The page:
The UK economy is well on track for a roaring year of growth as consumers are released back into the wild with months of pent-up demand accumulated during the lockdown.  Britain is set for its best year since 1988, with growth forecasts for the year up to 5.7% this month from 4.7% last month.  The times has a detailed overview here.

The Bank of Canada has become one of the slowly growing number of central banks moving towards tighter monetary policy.  Expectations were split between remaining on hold, and a cut to its bond buying programme, and it was a cut of $1bn per week that they delivered.  While the cash rate remained unchanged at 0.25%, GDP forecasts were upgraded and they now expect sustained inflation of 2% by the end of next year, which puts them into the 1-3% target range.  With most central banks leaning on transitory inflation as an excuse to keep monetary policy loose, this reference to sustained inflation puts them at the more hawkish end of the spectrum. The Canadian Dollar was the top performer yesterday up over 1% vs its US counterpart.

The ECB is expected to take a slightly more cautious approach today and it appears the options market is more concerned about a dovish tilt with demand for EUR/USD downside protection picking up over the last couple of days in the options market.  This is perhaps not a huge surprise, given the move back above 1.2000 this week for the first time since early March.  The meeting today is expected to pass without much fanfare.  Rates are expected to remain on hold with no risk of any change to the bond buying programme expected until at least June.  Lagarde may be pressed on how long bond buying will continue at this current accelerated pace with some officials hinting that the ECB could possibly exit the pandemic bond buying program in under a year.

Today’s decision follows a boost for the region’s recovery provided by Germany’s top court as it allowed the country to ratify the EU’s 800bn euro pandemic recovery fund, while a lawsuit is still pending.  The commission is not allowed to raise debt in capital markets unless the underlying legislation has been ratified in all 27 EU member states.  In Germany’s case, that requires the signature of the president, Frank-Walter Steinmeier, who now can proceed.

Mario Draghi is looking to make the most of this support package as he is set to announce his plan to reengineer Italy’s economy.  More than 200bn euro will be directed towards six key priorities, with the largest chunk (approximately 70bn euro) going towards a green transition.  The spending blueprint sees 40% of funds to be diverted to the south, whose perennial struggles are no secret and an announcement expected in the coming days before the April 30 deadline, which forms part of the process for the fund to be operational in June this year.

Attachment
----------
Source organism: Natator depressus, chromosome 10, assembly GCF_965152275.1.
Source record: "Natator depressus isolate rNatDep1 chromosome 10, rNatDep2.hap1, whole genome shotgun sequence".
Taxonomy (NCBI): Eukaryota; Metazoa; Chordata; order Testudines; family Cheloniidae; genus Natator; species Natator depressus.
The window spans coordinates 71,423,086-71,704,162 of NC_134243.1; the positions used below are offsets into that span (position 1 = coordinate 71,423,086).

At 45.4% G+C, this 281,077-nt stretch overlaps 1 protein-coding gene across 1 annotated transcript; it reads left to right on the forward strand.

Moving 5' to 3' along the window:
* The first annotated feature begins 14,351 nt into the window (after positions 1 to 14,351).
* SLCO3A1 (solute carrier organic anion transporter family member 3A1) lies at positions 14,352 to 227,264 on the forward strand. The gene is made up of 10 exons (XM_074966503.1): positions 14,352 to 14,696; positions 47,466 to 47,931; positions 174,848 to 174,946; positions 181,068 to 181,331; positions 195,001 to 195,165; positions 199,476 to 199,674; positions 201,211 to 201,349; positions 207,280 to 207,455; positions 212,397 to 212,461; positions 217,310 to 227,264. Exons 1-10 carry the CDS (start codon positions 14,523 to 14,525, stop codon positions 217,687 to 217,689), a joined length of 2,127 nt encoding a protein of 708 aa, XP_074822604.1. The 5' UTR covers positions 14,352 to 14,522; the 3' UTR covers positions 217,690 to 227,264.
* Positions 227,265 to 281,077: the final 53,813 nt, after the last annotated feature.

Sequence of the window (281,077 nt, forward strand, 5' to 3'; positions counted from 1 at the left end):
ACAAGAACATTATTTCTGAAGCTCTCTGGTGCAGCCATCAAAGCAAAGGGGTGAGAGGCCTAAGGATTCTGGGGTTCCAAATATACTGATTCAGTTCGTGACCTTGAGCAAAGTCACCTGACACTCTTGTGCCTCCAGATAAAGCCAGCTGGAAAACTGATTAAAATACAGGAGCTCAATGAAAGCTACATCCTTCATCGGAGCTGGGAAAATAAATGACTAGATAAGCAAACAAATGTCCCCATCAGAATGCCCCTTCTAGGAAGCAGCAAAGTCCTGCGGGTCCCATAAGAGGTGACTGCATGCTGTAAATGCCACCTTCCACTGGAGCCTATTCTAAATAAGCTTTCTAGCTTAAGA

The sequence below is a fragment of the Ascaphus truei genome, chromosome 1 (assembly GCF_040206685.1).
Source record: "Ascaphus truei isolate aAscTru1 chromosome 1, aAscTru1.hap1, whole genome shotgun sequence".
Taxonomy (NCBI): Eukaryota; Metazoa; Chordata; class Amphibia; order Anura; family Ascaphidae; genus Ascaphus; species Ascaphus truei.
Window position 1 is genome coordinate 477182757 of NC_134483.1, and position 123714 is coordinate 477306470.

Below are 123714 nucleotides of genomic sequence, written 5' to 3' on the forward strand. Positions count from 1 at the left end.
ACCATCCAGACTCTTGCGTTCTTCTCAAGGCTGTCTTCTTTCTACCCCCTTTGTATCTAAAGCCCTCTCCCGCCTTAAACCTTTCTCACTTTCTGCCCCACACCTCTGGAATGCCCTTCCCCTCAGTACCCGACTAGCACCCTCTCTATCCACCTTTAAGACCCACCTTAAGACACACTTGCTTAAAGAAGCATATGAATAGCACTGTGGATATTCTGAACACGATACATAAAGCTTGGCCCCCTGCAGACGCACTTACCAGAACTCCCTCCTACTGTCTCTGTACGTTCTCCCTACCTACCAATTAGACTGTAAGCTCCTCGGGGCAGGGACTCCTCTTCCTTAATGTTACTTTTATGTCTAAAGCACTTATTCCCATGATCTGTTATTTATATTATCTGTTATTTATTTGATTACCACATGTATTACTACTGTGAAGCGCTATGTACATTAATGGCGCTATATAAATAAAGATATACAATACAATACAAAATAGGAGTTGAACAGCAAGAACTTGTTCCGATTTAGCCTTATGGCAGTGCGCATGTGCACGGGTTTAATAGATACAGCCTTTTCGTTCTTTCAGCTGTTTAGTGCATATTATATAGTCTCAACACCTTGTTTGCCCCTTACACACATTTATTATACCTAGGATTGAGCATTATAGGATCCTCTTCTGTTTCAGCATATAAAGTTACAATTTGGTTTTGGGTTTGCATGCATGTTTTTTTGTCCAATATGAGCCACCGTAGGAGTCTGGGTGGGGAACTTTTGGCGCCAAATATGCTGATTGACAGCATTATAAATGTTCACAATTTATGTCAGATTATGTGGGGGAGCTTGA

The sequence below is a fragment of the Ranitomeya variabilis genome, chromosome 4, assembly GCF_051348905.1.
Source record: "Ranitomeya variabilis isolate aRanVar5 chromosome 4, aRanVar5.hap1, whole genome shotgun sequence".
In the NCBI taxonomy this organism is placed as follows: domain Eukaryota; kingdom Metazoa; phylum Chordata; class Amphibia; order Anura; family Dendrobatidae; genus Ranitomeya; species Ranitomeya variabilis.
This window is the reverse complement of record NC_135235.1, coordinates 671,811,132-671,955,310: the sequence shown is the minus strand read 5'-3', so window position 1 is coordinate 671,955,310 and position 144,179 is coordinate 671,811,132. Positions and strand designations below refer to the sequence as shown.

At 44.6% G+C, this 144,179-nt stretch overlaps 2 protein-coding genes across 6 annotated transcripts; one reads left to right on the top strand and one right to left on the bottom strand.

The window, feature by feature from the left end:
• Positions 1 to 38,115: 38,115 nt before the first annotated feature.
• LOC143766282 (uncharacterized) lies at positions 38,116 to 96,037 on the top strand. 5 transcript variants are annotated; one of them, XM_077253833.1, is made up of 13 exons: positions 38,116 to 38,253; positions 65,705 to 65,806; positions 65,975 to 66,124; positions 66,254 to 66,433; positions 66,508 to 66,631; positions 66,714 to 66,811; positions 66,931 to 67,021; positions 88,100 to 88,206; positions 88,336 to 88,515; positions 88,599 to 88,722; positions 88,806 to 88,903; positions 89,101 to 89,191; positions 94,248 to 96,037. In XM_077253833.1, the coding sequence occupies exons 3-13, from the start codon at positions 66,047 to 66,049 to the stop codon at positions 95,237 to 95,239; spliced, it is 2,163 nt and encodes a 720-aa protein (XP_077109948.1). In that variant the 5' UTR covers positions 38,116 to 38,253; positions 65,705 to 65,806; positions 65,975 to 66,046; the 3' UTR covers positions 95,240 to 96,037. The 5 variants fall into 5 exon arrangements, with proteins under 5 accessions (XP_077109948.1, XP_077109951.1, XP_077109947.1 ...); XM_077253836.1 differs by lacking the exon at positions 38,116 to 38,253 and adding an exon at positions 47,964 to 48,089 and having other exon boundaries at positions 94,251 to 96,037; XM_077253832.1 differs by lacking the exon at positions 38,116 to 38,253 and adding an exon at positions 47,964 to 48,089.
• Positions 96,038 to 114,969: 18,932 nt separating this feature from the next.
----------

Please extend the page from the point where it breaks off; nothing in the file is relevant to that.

Credit Suisse has reported a loss of 252m Swiss Francs in the first quarter after being hit by a two-punch combo resulting from its exposure to both the Archegos hedge fund and Greensil.  The bank has announced that it has now exited 97% of its trades related to the hedge fund but was one of the few who were left holding the bag when others were quick to get out.  They have taken a hit of 4.4bn Swiss Francs stemming from this client alone and now its risk management control function has been thrust into the limelight, facing proceedings from Finma, the Swiss regulator.  The Credit Suisse share price is down over 30% from the beginning of March and it is now raising an extra 1.7bn Swiss Francs of capital in a bid to shore up its balance sheet.

On a macro level, risk sentiment is looking well supported heading into today’s session with equities trading higher yesterday and the dollar pushing lower.  The ECB rate announcement is at 12:45pm today and the press conference 45 minutes later.  This is the key risk event to round off the week before flash PMIs from the UK and Europe tomorrow morning.

Have a good day.

This report was brought to you by Dan Quigley 

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